The core building blocks of processing tasks are abstract entities called Transform Units. Sources, Sinks and Operations such as resizing and cropping are all Transform Units. Processing tasks are described by chains of Transform Units that have been assembled into Transform Graphs.
Transform Graphs consist of one or more Transform Units and zero or more Output Transform Graphs (which are themselves Transform Graphs).
Simple Transform Graphs
The diagram above shows a simple standalone Transform Graph consisting of 4 Transform Units and no Outputs. This Transform Graph will fetch an image from S3 Storage, resize it once and then store it as a new jpeg in S3 Storage. For any set of operations with a single output file, a standalone Transform Graph is sufficient.
Branching Transform Graphs
A more complex operation, such as resizing a single image multiple times, or storing a resized image as multiple formats, requires nested, or branching Transform Graphs:
The above is equivalent to the following:
Valid Transform Graphs
There are no restrictions on how Transform Graphs are assembled, but in order to be valid, each chain of Transform Units that results must:
1. Begin with a single StorageSource, giving the location of the original image to be processed
2. Contain one or more Operations, describing the processing tasks to be performed
3. End with an ImageFormat and a StorageSink node that define the file type and location for the result.
The sample below shows how to use the the Pixelshift Node.js API Client to build a simple Transform Graph to fetch an image, resize it and then store it:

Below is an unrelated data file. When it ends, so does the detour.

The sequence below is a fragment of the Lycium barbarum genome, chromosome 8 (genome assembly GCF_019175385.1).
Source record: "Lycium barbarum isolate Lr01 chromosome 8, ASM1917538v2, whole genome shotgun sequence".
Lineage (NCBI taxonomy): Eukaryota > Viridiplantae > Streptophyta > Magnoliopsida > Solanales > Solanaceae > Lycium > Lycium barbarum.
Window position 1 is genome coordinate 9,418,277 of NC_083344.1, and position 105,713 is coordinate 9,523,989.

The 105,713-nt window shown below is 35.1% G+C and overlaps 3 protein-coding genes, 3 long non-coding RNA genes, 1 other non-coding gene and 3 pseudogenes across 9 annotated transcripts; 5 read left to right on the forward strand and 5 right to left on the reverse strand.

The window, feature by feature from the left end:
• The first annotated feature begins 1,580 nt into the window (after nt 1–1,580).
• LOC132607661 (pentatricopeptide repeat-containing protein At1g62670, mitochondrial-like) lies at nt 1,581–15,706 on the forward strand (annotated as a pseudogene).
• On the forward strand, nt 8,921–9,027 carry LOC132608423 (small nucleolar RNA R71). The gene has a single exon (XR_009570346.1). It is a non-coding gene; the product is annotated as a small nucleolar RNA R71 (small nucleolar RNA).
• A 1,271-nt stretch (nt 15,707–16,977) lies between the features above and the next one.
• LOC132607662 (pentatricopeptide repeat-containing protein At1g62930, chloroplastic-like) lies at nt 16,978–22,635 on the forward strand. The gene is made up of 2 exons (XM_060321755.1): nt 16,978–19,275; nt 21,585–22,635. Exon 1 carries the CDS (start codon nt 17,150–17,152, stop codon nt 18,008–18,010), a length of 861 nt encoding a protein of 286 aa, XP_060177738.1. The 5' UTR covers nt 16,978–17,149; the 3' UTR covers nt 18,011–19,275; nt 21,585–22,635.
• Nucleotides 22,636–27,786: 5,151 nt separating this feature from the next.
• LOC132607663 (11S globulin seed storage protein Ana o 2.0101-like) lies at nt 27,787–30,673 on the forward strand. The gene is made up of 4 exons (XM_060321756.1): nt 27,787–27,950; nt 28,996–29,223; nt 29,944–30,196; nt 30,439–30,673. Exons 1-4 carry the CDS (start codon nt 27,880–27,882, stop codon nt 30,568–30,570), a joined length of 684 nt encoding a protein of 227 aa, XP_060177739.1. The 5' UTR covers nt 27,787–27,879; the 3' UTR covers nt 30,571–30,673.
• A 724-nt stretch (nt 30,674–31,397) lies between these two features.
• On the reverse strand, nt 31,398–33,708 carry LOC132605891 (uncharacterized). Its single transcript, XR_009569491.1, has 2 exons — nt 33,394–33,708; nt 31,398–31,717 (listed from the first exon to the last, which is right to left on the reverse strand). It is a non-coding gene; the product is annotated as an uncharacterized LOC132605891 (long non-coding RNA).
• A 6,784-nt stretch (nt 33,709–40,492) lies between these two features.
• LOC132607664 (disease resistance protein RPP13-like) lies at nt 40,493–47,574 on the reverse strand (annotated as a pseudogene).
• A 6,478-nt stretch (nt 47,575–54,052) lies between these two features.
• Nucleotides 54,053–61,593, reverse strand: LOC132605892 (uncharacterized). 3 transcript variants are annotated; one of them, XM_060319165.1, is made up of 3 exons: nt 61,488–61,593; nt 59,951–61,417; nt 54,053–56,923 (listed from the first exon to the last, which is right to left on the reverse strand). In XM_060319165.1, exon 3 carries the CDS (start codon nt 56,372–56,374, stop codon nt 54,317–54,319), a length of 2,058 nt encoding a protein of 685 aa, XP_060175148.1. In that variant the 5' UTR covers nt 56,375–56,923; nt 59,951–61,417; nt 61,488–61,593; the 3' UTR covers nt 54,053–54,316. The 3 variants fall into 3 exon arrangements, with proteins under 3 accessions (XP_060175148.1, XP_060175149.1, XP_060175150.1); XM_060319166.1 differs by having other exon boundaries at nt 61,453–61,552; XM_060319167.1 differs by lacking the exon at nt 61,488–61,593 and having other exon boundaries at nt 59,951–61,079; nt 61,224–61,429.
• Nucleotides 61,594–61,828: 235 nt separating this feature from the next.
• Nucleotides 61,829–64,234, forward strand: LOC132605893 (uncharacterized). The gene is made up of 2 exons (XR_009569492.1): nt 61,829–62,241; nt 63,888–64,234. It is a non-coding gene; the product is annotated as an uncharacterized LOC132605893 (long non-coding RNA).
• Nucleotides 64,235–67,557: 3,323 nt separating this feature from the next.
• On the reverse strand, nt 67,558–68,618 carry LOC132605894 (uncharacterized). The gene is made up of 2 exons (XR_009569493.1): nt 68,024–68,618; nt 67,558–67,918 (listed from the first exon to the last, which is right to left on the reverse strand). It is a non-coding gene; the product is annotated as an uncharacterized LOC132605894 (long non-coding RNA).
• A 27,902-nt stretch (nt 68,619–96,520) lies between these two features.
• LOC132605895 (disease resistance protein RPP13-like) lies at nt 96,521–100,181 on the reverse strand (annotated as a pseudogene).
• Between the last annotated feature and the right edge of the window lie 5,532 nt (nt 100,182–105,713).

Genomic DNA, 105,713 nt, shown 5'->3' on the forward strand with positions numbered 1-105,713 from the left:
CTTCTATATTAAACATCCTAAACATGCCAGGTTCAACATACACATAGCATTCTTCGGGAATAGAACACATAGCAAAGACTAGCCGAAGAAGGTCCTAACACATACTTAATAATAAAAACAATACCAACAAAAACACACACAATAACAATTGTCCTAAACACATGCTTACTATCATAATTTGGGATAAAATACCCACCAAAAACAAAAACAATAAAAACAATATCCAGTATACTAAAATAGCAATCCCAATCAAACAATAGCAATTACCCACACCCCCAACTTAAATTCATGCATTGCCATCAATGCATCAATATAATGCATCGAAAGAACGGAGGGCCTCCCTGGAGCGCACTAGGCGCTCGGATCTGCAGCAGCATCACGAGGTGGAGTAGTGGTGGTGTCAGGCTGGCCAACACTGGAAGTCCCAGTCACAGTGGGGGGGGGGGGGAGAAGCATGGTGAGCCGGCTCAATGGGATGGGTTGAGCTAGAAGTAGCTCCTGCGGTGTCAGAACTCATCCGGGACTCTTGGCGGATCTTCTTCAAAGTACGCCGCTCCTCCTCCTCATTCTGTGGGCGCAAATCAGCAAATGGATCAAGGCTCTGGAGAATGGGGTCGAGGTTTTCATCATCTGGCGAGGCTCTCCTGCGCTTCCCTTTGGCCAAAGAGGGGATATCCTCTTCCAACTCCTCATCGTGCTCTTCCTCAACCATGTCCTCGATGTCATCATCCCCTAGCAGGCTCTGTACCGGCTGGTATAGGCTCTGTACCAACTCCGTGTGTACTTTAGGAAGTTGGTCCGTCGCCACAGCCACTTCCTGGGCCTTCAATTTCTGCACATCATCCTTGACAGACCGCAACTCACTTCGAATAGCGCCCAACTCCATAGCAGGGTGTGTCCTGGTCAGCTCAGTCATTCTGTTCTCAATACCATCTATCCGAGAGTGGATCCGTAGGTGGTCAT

Submitting a Batch
Transform Graphs are added to a Batch, which is then submitted for processing. Using Node.js again as an example, the simple graph assembled in the previous section would be added and submitted as shown below:
Please Note: Line 5 in the above code is only required for Node.js clients (see our example in github for the implementation of
The response will indicate success or, if a non-2xx HTTP status is returned, the reason that the submission has failed. See
BatchStartReportResponse in our :webroot:`swagger documentation <swagger/index.html#model-BatchStartReportResponse>`.
Pixelshift supports all the usual image manipulations such as resizing, colouring, cropping and even auto-cropping. Please refer to the Models section of the :webroot:`swagger info page <swagger/index.html>` for the full list, including detailed descriptions for each.
A Throttle setting is provided in your :webroot:`Dashboard <dashboard/apiaccess#throttling>` to prevent accidental submission of more processing tasks than you intend. Use the controls to set a limit on your API access in order to reduce the impact of accidents, should they occur. Initially this is set to 1000 transforms per hour, though it can be changed whenever and as often as you wish.
The following limits apply to Batches submitted to the API:
- Maximum Batch size: 1000 (though multiple batches can be submitted concurrently)
- Maximum StorageSinks per Transform Graph: 5
- Maximum source image file size: 800MB